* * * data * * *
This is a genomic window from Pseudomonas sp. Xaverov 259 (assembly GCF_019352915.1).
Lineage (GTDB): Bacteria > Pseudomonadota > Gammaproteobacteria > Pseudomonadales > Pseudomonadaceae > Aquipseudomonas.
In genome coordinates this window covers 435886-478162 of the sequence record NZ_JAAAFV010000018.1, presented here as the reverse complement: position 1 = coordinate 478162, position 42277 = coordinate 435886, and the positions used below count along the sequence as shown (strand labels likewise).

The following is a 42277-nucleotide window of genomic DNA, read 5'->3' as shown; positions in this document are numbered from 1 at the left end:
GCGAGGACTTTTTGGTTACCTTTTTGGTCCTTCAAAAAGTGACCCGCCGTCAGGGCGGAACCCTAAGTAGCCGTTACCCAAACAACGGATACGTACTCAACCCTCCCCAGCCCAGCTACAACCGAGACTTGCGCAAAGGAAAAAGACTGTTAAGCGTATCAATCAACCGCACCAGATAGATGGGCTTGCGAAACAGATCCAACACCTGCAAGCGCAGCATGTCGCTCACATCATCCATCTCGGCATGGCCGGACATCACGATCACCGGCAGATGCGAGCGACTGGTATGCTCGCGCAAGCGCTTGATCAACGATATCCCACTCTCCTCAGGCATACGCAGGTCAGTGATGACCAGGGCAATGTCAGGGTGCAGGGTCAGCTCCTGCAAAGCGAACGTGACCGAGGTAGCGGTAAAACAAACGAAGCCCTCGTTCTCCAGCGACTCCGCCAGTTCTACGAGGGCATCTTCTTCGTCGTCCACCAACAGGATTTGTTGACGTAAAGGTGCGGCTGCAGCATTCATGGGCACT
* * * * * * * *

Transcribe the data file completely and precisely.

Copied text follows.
This is a genomic window from Pseudomonas sp. Xaverov 259 (assembly GCF_019352915.1).
Lineage (GTDB): Bacteria > Pseudomonadota > Gammaproteobacteria > Pseudomonadales > Pseudomonadaceae > Aquipseudomonas.
In genome coordinates this window covers 435886-478162 of the sequence record NZ_JAAAFV010000018.1, presented here as the reverse complement: position 1 = coordinate 478162, position 42277 = coordinate 435886, and the positions used below count along the sequence as shown (strand labels likewise).

The following is a 42277-nucleotide window of genomic DNA, read 5'->3' as shown; positions in this document are numbered from 1 at the left end:
GCGAGGACTTTTTGGTTACCTTTTTGGTCCTTCAAAAAGTGACCCGCCGTCAGGGCGGAACCCTAAGTAGCCGTTACCCAAACAACGGATACGTACTCAACCCTCCCCAGCCCAGCTACAACCGAGACTTGCGCAAAGGAAAAAGACTGTTAAGCGTATCAATCAACCGCACCAGATAGATGGGCTTGCGAAACAGATCCAACACCTGCAAGCGCAGCATGTCGCTCACATCATCCATCTCGGCATGGCCGGACATCACGATCACCGGCAGATGCGAGCGACTGGTATGCTCGCGCAAGCGCTTGATCAACGATATCCCACTCTCCTCAGGCATACGCAGGTCAGTGATGACCAGGGCAATGTCAGGGTGCAGGGTCAGCTCCTGCAAAGCGAACGTGACCGAGGTAGCGGTAAAACAAACGAAGCCCTCGTTCTCCAGCGACTCCGCCAGTTCTACGAGGGCATCTTCTTCGTCGTCCACCAACAGGATTTGTTGACGTAAAGGTGCGGCTGCAGCATTCATGGGCACT